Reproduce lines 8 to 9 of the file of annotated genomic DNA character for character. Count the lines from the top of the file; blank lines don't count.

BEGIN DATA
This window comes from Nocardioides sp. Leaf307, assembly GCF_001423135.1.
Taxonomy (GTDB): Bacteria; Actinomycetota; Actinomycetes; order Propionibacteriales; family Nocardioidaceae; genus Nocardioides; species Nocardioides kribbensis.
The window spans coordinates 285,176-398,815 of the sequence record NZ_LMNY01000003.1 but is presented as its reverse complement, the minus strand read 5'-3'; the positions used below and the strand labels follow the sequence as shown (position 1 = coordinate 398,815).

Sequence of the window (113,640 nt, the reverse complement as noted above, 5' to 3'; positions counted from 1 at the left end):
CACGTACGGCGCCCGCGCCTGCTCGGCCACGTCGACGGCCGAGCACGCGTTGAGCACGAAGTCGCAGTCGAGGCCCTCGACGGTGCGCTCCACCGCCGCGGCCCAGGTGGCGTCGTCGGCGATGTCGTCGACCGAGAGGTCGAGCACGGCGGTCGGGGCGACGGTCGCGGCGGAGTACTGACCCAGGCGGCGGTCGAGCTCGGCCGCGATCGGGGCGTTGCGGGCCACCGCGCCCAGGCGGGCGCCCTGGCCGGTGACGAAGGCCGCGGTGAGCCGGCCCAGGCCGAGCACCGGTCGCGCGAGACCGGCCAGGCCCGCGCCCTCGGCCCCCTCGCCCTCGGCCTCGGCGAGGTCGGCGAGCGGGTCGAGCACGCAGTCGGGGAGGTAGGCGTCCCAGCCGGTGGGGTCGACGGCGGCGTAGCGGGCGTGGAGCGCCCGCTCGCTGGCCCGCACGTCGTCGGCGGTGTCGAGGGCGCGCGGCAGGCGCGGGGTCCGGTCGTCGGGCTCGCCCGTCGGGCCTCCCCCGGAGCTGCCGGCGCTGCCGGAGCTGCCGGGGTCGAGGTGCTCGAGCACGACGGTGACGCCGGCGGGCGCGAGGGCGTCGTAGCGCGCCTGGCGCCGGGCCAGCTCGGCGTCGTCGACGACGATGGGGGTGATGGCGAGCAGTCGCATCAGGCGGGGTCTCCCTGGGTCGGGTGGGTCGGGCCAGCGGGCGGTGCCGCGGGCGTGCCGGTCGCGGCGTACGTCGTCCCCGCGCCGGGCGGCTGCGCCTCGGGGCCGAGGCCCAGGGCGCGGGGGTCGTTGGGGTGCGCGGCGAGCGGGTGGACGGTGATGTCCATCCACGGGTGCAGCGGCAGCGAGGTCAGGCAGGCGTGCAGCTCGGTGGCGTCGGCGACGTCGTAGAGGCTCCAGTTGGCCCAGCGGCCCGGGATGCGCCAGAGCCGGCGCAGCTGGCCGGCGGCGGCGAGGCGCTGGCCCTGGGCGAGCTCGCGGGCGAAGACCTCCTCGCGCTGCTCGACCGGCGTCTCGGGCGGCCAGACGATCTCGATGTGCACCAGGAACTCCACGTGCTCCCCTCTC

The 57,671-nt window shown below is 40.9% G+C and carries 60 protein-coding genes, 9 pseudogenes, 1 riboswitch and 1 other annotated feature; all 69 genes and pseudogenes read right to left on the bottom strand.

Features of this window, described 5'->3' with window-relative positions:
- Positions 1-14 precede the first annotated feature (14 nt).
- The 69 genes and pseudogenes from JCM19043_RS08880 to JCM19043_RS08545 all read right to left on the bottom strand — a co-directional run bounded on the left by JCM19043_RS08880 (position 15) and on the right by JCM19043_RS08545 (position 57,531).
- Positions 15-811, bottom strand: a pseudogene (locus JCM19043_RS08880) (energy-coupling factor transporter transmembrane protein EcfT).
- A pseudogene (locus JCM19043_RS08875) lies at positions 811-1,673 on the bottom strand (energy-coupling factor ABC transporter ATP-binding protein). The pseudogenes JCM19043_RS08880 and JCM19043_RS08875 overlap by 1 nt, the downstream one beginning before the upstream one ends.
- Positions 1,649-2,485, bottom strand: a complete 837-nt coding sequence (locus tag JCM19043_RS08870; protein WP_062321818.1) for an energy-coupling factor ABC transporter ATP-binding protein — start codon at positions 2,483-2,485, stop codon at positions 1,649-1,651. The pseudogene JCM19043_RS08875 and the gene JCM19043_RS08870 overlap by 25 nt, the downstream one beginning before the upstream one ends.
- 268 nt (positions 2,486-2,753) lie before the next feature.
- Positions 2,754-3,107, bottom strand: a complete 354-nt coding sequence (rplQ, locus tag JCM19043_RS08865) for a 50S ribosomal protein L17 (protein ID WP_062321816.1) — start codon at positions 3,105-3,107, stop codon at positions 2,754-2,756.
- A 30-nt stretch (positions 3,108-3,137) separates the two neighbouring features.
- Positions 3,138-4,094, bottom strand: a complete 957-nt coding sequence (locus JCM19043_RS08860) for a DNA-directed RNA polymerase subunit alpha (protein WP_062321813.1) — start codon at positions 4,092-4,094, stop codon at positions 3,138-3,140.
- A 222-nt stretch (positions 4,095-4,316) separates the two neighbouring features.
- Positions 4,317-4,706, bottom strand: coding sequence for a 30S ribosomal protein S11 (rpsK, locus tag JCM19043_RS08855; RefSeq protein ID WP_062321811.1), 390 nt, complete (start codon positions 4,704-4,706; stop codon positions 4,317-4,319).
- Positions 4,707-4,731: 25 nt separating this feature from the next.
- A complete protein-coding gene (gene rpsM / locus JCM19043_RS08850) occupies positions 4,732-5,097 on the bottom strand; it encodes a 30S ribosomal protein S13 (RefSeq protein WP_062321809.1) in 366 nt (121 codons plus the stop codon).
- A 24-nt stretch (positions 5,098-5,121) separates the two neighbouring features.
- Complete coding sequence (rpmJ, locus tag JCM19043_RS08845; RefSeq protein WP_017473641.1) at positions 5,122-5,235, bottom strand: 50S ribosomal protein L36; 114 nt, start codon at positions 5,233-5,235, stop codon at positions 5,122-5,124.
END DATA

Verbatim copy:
- Positions 1-14 precede the first annotated feature (14 nt).
- The 69 genes and pseudogenes from JCM19043_RS08880 to JCM19043_RS08545 all read right to left on the bottom strand — a co-directional run bounded on the left by JCM19043_RS08880 (position 15) and on the right by JCM19043_RS08545 (position 57,531).